If I told you an incumbent president had 52 percent approval on Election Day and ended up winning 10 million more votes than during his first election, would you predict victory?
What if 56 percent of voters felt they were better off since the president had entered office?
What if you knew that the incumbent had a nearly 30 percent enthusiasm edge over his opponent, or that when asked for whom they thought their neighbors were voting, nearly 10 percent more Americans expected the president to be re-elected than to lose?
With those numbers in mind, wouldn’t you feel pretty confident that the sitting president had, indeed, been re-elected? Alternatively, wouldn’t you consider it an amazing feat if, instead, the president’s challenger was victorious? The improbability of that result should be newsworthy all on its own.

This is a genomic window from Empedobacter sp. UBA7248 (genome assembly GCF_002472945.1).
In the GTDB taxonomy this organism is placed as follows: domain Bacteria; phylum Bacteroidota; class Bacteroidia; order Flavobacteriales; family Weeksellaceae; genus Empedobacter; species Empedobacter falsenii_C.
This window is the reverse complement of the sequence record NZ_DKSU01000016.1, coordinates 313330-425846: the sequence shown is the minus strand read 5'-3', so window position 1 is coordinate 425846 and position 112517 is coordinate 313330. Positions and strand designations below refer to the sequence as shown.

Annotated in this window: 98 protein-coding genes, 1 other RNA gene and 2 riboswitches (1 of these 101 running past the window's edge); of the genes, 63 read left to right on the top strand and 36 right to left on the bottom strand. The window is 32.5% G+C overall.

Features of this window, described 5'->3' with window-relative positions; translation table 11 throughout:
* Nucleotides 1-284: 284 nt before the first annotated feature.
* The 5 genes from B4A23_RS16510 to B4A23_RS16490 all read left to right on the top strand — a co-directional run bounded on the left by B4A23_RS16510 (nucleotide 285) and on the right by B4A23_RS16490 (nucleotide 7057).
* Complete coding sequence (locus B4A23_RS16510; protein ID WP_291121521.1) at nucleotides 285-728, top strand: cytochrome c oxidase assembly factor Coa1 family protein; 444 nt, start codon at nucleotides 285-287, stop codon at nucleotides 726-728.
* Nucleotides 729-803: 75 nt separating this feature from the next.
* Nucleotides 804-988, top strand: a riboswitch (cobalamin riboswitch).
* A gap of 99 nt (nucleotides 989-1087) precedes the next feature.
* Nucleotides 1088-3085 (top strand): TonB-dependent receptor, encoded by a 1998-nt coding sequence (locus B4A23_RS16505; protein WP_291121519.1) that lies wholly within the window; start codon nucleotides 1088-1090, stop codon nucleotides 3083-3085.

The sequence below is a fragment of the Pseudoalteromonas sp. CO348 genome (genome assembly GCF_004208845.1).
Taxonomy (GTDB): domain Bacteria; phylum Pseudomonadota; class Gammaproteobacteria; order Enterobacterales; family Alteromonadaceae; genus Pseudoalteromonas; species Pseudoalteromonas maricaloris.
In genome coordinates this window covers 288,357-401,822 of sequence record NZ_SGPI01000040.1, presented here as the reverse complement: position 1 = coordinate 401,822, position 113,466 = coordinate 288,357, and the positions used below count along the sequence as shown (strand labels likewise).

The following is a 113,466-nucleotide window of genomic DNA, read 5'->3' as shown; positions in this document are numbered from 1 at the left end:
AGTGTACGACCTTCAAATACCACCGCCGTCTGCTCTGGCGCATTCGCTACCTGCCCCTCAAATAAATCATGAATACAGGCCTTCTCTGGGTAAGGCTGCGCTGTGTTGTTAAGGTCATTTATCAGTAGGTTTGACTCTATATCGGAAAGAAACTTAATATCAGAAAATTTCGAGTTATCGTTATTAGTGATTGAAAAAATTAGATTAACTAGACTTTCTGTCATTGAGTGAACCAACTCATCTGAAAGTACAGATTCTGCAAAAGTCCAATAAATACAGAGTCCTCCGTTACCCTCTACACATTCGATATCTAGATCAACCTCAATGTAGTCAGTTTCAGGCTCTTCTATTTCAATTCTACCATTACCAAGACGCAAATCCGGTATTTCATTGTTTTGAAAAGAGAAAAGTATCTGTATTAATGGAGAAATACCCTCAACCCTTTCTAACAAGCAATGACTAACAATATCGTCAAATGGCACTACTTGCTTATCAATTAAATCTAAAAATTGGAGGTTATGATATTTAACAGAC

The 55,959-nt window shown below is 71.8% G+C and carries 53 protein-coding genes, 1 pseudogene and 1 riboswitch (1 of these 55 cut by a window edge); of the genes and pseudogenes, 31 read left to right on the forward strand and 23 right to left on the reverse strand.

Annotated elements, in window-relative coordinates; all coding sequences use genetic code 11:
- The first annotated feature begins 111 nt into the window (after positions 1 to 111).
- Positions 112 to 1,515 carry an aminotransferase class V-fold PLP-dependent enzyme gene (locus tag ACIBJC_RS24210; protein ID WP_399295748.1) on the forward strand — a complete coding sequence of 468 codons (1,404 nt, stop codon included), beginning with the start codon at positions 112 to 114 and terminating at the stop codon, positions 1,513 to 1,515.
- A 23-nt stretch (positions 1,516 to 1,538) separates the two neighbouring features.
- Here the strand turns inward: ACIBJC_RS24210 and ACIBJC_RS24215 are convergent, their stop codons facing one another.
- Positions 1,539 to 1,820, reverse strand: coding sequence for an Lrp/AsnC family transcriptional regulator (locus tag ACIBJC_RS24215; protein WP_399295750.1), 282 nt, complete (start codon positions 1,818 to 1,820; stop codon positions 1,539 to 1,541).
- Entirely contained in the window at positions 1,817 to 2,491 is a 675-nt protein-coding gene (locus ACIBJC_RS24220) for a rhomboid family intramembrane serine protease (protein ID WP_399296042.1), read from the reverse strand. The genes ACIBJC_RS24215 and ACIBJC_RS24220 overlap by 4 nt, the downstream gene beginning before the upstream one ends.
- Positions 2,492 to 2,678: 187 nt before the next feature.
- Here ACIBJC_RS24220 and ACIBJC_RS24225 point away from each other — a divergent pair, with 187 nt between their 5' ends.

Donald Trump has majority approval. Nearly six in 10 Americans feel better off today than when Barack Obama was in office, and 15 percent more voters pulled the lever for his re-election than in his 2016 victory. These are not the numbers of a losing candidate, yet we’re told Joe Biden managed to prevail. …
All of these numbers have historically contributed to a victory for an incumbent president. Considering them, it’s no surprise Biden didn’t win in a landslide, but that they did not produce a win for Trump in 2020 is almost unbelievable.